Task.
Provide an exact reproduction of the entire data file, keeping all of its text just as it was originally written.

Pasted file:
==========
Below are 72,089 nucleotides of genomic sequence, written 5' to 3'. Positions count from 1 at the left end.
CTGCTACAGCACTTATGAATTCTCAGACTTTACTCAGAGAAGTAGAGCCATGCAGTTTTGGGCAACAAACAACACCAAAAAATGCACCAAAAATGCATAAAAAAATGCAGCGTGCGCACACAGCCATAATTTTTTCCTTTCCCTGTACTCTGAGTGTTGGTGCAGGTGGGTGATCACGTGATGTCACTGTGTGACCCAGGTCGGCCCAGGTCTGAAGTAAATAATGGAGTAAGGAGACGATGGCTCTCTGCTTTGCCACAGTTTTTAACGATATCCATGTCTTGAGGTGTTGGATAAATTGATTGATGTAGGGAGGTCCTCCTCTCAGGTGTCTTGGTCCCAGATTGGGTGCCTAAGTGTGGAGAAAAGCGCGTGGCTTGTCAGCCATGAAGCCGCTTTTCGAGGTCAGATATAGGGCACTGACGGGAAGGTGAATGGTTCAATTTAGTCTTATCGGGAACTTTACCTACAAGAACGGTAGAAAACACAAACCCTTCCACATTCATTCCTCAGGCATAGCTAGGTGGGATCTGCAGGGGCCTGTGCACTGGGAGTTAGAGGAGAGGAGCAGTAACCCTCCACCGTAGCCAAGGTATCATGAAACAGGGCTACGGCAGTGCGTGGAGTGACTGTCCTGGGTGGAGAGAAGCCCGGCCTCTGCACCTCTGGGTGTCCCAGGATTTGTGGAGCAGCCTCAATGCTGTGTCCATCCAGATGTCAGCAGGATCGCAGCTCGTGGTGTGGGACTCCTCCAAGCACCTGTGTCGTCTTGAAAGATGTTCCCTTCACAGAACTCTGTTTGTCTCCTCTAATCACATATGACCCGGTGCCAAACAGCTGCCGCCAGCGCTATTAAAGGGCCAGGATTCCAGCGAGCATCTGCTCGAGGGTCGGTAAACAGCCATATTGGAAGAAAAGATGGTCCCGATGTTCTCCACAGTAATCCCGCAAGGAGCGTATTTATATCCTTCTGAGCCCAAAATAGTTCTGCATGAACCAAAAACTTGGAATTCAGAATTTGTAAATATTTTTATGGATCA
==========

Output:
Below are 72,089 nucleotides of genomic sequence, written 5' to 3'. Positions count from 1 at the left end.
CTGCTACAGCACTTATGAATTCTCAGACTTTACTCAGAGAAGTAGAGCCATGCAGTTTTGGGCAACAAACAACACCAAAAAATGCACCAAAAATGCATAAAAAAATGCAGCGTGCGCACACAGCCATAATTTTTTCCTTTCCCTGTACTCTGAGTGTTGGTGCAGGTGGGTGATCACGTGATGTCACTGTGTGACCCAGGTCGGCCCAGGTCTGAAGTAAATAATGGAGTAAGGAGACGATGGCTCTCTGCTTTGCCACAGTTTTTAACGATATCCATGTCTTGAGGTGTTGGATAAATTGATTGATGTAGGGAGGTCCTCCTCTCAGGTGTCTTGGTCCCAGATTGGGTGCCTAAGTGTGGAGAAAAGCGCGTGGCTTGTCAGCCATGAAGCCGCTTTTCGAGGTCAGATATAGGGCACTGACGGGAAGGTGAATGGTTCAATTTAGTCTTATCGGGAACTTTACCTACAAGAACGGTAGAAAACACAAACCCTTCCACATTCATTCCTCAGGCATAGCTAGGTGGGATCTGCAGGGGCCTGTGCACTGGGAGTTAGAGGAGAGGAGCAGTAACCCTCCACCGTAGCCAAGGTATCATGAAACAGGGCTACGGCAGTGCGTGGAGTGACTGTCCTGGGTGGAGAGAAGCCCGGCCTCTGCACCTCTGGGTGTCCCAGGATTTGTGGAGCAGCCTCAATGCTGTGTCCATCCAGATGTCAGCAGGATCGCAGCTCGTGGTGTGGGACTCCTCCAAGCACCTGTGTCGTCTTGAAAGATGTTCCCTTCACAGAACTCTGTTTGTCTCCTCTAATCACATATGACCCGGTGCCAAACAGCTGCCGCCAGCGCTATTAAAGGGCCAGGATTCCAGCGAGCATCTGCTCGAGGGTCGGTAAACAGCCATATTGGAAGAAAAGATGGTCCCGATGTTCTCCACAGTAATCCCGCAAGGAGCGTATTTATATCCTTCTGAGCCCAAAATAGTTCTGCATGAACCAAAAACTTGGAATTCAGAATTTGTAAATATTTTTATGGATCA